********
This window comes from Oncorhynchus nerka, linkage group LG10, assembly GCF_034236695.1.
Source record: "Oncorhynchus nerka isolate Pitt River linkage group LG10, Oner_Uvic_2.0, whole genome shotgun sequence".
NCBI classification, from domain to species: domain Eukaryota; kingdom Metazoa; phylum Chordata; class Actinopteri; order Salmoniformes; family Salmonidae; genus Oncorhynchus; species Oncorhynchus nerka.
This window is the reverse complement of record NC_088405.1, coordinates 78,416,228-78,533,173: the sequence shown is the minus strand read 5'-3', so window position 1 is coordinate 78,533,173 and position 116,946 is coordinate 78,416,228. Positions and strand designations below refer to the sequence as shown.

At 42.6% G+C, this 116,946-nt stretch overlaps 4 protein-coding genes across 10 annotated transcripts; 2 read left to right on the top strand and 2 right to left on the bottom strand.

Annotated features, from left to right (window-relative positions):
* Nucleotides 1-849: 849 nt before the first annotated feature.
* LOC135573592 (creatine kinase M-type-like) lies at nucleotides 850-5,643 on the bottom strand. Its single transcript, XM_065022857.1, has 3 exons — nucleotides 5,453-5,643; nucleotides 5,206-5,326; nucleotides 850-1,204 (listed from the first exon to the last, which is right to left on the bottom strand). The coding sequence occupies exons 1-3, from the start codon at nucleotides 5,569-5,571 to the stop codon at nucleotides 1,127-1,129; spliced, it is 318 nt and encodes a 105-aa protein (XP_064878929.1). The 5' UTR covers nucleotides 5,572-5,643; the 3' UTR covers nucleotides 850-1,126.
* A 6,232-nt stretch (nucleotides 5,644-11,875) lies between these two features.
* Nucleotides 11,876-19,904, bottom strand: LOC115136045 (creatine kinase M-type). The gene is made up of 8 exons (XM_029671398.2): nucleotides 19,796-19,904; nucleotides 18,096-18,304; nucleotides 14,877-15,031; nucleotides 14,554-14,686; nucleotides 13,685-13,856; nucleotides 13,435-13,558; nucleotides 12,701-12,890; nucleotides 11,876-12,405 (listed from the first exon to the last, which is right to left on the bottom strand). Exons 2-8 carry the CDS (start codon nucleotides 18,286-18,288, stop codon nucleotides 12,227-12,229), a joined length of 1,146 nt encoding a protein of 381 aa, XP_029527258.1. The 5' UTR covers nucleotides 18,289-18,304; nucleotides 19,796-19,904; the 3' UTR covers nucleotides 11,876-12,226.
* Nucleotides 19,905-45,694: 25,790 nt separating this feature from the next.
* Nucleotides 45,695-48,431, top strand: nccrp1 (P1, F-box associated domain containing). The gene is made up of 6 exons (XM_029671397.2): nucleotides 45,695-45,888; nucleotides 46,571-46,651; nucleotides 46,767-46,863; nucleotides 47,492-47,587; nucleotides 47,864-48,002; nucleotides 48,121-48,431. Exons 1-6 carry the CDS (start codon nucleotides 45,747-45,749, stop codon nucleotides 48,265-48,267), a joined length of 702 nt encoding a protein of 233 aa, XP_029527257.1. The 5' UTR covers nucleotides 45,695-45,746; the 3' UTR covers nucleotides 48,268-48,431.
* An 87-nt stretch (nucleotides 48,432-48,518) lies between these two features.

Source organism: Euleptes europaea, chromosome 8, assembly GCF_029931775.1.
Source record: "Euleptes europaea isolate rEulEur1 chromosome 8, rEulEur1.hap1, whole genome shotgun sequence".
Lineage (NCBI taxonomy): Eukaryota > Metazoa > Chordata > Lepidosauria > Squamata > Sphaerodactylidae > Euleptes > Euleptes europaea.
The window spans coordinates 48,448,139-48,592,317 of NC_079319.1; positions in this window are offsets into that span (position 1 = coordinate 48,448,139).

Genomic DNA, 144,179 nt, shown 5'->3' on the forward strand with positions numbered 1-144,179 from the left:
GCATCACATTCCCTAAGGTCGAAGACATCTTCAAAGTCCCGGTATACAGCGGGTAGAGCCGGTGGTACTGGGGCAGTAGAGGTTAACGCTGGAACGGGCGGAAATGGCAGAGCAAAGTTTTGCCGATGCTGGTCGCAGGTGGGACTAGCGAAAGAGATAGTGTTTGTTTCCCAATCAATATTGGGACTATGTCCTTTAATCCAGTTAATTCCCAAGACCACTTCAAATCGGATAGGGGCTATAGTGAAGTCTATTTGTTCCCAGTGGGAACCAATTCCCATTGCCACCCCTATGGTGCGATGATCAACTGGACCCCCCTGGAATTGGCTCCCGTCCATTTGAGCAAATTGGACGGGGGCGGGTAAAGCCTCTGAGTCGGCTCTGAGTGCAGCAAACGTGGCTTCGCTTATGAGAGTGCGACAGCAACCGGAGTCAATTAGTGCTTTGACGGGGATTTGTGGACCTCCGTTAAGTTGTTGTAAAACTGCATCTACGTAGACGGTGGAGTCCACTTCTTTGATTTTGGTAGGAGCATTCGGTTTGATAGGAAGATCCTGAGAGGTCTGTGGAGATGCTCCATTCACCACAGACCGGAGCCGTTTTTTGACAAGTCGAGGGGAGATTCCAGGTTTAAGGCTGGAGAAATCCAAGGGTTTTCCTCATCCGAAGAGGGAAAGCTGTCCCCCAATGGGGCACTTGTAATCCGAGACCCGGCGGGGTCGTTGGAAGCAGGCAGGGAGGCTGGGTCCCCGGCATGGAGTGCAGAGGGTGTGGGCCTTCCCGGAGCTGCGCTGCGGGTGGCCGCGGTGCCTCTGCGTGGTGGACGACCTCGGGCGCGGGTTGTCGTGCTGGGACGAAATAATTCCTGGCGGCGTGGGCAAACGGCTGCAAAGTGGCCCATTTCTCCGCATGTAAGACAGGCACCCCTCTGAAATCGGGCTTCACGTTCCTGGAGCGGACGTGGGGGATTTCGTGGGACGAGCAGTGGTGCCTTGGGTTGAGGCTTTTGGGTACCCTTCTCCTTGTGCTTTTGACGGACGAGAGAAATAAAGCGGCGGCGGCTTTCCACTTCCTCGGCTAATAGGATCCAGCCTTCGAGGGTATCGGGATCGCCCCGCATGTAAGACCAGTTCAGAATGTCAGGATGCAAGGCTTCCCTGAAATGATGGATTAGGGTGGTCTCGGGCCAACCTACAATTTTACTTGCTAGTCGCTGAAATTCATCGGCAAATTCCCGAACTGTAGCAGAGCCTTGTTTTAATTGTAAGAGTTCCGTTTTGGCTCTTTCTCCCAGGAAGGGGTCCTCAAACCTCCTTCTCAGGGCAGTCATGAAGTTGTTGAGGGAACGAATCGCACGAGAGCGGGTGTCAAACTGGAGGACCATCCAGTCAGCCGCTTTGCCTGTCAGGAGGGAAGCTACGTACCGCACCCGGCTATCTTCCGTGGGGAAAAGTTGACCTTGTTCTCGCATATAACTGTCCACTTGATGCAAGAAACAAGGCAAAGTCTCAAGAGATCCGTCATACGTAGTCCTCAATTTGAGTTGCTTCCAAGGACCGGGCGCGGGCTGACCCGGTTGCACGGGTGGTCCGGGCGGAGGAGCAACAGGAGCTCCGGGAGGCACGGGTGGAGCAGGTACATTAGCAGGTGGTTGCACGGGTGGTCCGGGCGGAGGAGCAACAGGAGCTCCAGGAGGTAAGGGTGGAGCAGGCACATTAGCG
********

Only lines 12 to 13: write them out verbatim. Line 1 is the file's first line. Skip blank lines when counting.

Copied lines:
* Nucleotides 45,695-48,431, top strand: nccrp1 (P1, F-box associated domain containing). The gene is made up of 6 exons (XM_029671397.2): nucleotides 45,695-45,888; nucleotides 46,571-46,651; nucleotides 46,767-46,863; nucleotides 47,492-47,587; nucleotides 47,864-48,002; nucleotides 48,121-48,431. Exons 1-6 carry the CDS (start codon nucleotides 45,747-45,749, stop codon nucleotides 48,265-48,267), a joined length of 702 nt encoding a protein of 233 aa, XP_029527257.1. The 5' UTR covers nucleotides 45,695-45,746; the 3' UTR covers nucleotides 48,268-48,431.
* An 87-nt stretch (nucleotides 48,432-48,518) lies between these two features.